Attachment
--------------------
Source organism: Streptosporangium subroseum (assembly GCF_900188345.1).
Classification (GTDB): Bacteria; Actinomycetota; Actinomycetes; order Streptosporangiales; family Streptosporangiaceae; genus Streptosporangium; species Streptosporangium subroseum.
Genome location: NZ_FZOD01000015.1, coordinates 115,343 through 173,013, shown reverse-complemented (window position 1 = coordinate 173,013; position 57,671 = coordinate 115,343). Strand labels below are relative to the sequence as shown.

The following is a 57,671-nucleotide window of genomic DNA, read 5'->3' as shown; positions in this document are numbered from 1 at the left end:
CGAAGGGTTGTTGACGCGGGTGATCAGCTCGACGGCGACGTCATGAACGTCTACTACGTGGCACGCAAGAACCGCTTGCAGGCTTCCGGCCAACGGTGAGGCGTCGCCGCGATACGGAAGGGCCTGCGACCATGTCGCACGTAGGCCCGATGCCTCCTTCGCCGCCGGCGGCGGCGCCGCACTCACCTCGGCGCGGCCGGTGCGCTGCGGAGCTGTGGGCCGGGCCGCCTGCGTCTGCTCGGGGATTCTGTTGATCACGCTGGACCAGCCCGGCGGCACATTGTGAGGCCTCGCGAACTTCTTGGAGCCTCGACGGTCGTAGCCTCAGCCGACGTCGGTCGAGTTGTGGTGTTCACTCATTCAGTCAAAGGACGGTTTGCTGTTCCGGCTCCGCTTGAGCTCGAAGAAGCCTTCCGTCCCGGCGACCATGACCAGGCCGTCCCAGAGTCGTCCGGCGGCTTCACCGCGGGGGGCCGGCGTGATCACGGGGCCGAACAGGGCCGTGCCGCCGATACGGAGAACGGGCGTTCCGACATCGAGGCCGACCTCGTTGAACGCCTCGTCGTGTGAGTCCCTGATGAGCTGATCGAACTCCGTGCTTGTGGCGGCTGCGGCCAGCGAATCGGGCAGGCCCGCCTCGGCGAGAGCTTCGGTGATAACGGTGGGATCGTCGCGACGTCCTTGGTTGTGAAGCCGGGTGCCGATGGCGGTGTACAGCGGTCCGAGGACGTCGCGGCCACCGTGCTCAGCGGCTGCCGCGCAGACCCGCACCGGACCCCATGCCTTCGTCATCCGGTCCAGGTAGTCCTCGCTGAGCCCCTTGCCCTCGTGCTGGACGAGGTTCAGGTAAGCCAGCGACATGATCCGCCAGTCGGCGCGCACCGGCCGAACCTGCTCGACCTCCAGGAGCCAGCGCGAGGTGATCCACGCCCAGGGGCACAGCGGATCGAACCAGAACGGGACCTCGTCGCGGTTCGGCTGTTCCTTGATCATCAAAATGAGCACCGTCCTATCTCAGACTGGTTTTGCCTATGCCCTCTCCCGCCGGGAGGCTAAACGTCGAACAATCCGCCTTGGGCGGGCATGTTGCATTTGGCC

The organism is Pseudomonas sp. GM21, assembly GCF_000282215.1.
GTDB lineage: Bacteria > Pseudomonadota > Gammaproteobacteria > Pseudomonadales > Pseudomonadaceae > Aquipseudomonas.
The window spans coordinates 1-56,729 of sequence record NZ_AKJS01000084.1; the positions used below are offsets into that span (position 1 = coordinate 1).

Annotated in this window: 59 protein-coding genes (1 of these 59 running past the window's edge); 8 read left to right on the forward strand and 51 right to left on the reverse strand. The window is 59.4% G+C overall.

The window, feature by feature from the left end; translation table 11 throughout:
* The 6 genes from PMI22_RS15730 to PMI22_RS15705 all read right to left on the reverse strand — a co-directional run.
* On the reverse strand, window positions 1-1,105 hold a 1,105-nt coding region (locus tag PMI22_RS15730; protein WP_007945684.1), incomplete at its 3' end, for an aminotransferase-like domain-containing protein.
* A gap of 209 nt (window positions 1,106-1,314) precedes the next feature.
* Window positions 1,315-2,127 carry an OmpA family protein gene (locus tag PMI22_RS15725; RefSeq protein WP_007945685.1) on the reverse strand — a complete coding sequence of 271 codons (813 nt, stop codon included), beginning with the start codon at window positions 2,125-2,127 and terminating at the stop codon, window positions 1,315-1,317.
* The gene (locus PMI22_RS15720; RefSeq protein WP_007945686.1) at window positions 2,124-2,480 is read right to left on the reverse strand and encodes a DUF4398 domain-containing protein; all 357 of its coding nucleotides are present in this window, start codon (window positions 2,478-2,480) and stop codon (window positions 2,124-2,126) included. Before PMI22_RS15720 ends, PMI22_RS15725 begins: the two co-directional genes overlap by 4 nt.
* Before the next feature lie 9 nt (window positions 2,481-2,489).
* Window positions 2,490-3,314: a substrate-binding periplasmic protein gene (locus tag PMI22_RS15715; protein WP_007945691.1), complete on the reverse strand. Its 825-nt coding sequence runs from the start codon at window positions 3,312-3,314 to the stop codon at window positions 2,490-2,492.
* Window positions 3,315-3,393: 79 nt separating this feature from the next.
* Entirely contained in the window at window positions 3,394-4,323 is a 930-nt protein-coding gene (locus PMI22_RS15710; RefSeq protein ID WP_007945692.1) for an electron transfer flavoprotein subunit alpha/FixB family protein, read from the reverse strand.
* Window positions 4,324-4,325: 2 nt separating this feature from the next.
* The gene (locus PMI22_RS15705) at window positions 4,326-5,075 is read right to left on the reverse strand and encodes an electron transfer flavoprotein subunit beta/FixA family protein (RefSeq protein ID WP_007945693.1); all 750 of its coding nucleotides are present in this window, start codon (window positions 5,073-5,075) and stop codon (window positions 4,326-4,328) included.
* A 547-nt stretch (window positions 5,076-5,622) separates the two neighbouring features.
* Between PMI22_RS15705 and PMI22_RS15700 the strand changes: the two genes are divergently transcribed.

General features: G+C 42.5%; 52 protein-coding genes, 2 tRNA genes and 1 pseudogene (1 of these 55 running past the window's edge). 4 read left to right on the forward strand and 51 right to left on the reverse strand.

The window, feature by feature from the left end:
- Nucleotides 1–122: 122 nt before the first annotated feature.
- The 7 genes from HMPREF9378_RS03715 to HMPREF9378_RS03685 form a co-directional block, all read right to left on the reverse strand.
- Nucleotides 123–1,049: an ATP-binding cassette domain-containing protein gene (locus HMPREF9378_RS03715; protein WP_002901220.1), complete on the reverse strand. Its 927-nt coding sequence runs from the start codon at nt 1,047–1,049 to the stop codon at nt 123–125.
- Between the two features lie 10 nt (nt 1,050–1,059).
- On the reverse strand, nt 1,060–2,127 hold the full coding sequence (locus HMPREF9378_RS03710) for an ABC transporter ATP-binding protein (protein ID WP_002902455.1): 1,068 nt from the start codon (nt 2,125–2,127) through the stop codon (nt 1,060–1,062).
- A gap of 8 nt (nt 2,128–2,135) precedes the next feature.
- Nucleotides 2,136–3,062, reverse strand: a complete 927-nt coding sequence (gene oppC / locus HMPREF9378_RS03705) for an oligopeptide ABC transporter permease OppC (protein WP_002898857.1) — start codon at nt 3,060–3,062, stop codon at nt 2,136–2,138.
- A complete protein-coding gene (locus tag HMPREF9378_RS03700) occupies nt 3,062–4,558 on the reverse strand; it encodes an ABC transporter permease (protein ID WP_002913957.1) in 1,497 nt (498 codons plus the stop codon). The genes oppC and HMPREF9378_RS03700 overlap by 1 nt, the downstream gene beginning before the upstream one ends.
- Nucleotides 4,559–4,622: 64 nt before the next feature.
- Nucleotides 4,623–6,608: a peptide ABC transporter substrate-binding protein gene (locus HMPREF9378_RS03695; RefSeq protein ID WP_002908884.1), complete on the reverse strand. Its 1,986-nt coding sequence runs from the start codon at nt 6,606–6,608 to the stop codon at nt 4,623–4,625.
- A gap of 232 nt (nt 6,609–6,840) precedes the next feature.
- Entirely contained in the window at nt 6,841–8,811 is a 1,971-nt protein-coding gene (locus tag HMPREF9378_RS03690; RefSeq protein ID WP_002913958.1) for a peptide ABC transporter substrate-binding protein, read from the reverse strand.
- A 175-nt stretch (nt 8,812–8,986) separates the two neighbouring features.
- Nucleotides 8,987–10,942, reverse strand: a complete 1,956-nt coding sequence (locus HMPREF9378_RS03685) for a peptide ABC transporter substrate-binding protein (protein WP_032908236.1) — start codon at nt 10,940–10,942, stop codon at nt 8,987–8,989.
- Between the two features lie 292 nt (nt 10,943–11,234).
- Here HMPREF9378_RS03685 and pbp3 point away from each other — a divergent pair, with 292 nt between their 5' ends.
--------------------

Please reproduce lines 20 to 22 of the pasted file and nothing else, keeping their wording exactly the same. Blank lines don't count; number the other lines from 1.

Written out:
* Window positions 4,324-4,325: 2 nt separating this feature from the next.
* The gene (locus PMI22_RS15705) at window positions 4,326-5,075 is read right to left on the reverse strand and encodes an electron transfer flavoprotein subunit beta/FixA family protein (RefSeq protein ID WP_007945693.1); all 750 of its coding nucleotides are present in this window, start codon (window positions 5,073-5,075) and stop codon (window positions 4,326-4,328) included.
* A 547-nt stretch (window positions 5,076-5,622) separates the two neighbouring features.